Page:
Once the Chief was satisfied that she was truly on her way, he turned back to Helena, his lips pressed together in a smile.
“Helena,” he greeted.
Chief Pearson sat down on the bench next to her with a grunt. His hair hadn’t been grey at the temples the last time she saw him. “The whole point of meeting you here was to get you away from the protestors,” he said.
Helena shrugged helplessly. “How’s Earth?” Pearson asked.
“Which one?” she grinned.
“Ahha. Our Earth.”
“Oh good, because I wouldn’t know about the others. Our Earth is good I guess… still turning. People still acting like it's going to stop turning tomorrow.”
“You took care of all those mutant monsters then?” Pearson asked.
“Which ones?” she quipped.
Pearson chuckled. He rotated and tapped his obsidian com-ring. A small screen of thumbnail images projected and was just visible between the two of them. “Two nights ago at the O’Keefe farm, something tore through the chicken wire and got all eleven chickens,” he said swiping through the images. The picture showed a huge hole ripped through a coop and white feathers strewn about the ground. More images showed enormous tracks in the mud around the coop. They matched the description given in the ranger’s report Helena had read earlier. “Those chickens were his heart and soul,” Pearson said. “He’s pretty torn up about it.” The last picture was of a pool of dark liquid next to the prints.
Pearson tapped his ring and played a video of an Asian man being strangled by a tree-like creature on a train. Helena continued to watch as Pearson explained, “This thing turns into vines and slithers out the train. Witnesses say it headed west toward the forest.”
Helena’s brow wrinkled in thought. A Bigfoot, a headless Bigfoot at that, and a half-formed tree person, both likely from the forest around Mt. Distant. What was going on in that forest? Why were they terrorizing Newburg?
“This isn’t any of your scientists’ doing is it? These things weren’t grown in a petri dish, right?” she asked.
“We’ve questioned everyone in any kind of relatable field, and no one-sage or scientist- is working on anything like this. Of course, you know how it is in this town. Competition keeps people secretive about their work, even from the law.”
Pearson turned off his com-ring, reached into his back pocket and handed her a black plastic box about the size of a pencil case. She opened it to find six syringes full of purple liquid. “It took some string pulling, but I got a sage acquaintance to brew you something special. It’s ten times stronger than a horse tranq, but it’s non-lethal,” Helena nodded and tucked the black box in her pack. Andy will get you your tranquilizer gun at the ranger’s station. This… is your holding tank,” Pearson said fishing a black, octagonal ball from his front pocket.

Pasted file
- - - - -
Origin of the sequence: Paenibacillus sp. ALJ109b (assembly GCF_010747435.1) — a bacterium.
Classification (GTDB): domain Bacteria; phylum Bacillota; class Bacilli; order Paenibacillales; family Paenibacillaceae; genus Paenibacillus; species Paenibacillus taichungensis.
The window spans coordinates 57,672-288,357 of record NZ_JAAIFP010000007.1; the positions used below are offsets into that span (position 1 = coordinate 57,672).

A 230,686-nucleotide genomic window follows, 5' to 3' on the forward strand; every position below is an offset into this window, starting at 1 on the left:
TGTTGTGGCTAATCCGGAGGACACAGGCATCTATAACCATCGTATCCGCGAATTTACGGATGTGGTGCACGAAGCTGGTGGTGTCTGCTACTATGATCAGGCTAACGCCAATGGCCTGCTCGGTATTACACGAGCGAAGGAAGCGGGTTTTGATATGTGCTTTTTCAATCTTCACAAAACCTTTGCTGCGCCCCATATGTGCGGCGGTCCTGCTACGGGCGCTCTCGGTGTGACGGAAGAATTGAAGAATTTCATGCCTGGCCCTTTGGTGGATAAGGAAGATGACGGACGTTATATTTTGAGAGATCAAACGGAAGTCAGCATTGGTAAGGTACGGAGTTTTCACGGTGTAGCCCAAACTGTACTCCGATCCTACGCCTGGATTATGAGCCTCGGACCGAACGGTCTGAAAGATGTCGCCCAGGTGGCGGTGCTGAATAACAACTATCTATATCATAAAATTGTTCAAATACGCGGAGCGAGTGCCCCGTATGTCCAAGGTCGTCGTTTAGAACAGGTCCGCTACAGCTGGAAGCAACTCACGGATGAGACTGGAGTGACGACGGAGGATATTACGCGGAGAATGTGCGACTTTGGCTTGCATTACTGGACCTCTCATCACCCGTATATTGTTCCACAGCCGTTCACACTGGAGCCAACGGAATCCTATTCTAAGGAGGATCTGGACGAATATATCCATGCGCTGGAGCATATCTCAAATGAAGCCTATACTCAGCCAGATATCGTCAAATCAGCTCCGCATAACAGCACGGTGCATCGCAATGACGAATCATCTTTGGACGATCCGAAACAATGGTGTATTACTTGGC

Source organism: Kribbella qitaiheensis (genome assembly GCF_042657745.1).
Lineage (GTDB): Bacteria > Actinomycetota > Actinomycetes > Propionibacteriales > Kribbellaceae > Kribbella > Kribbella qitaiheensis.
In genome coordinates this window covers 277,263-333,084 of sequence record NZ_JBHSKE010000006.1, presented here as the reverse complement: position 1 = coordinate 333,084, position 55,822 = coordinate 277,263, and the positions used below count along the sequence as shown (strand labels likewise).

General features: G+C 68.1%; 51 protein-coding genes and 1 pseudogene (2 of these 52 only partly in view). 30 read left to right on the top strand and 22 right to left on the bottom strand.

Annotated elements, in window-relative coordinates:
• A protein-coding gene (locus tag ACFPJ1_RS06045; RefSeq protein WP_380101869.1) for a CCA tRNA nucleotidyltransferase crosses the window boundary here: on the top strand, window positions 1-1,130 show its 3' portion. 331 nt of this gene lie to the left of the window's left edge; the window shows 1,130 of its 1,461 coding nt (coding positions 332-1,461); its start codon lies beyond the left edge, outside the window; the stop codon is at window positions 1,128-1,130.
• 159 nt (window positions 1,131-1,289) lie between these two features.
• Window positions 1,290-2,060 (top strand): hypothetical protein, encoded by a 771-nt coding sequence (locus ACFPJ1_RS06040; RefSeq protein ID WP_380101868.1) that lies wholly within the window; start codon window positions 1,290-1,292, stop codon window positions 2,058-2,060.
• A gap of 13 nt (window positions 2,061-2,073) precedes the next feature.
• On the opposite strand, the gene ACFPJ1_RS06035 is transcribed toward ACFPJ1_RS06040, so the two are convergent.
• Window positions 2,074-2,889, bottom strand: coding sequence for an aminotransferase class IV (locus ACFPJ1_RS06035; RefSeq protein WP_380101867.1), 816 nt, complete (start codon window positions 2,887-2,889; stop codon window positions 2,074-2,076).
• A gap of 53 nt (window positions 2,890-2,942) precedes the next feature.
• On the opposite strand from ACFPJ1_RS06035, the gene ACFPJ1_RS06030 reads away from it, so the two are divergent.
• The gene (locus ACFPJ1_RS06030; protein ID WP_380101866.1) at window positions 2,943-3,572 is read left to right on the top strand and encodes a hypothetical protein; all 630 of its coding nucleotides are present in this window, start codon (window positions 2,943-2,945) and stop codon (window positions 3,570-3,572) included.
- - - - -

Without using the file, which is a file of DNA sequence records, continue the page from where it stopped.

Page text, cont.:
Helena made a skeptical face as she took the golf ball-sized object. It felt like it was made of rubber. She looked to Pearson for an explanation. “Throw it at your target and a field will open around it. It gives off a sound frequency that interferes with the cells in the skeletal muscles. Your target won’t be able to move.”
Helena nodded again, impressed, and popped the holding tank in her pocket.
Pearson glanced down at his feet. “Best not to walk around town with this. People here aren’t used to seeing that kind of thing,” he said gesturing to the rifle case beneath the bench.
“Understood,” she said.
“I better be off; I got a case that’s getting worse by the second,” he said as he stood. Helena rose and shook his hand.
“You’re not getting a donut?” she asked.
“Nah, the sugar makes me jittery. Helena, watch yourself. This one’s weird.” A look of concern settled on his face.
“Aren’t they all weird here?” she asked. Pearson shook his head and smiled as he crossed the street.
“We’re working under the assumption that this creature came into contact with the InvisiTech solution, right? And that’s why its top half was invisible?” Helena asked.
“It seems logical, if you consider Bigfoot logical,” Andy answered, looking around nervously. They were at the Northeast edge of the forest amidst a stand of lodgepole pines where Andy’s LIDAR drone had crashed. Andy had been jumpy ever since they got out of the hover truck at the park trailhead.
Helena brushed leaves aside, looking for any remnants of Bigfoot prints. Sadly, she only unearthed a centipede which skittered back under the cover of the leaves. “And the tree lady also had a left side. It was probably just coated with InvisiTech,” she said.
“Could be.” Andy nodded.
A blue jay passed over head calling loudly and Andy winced. Helena rolled her lips pensively and stood. “I know you wanted to accompany me today, but honestly it’s best that I go alone from here.”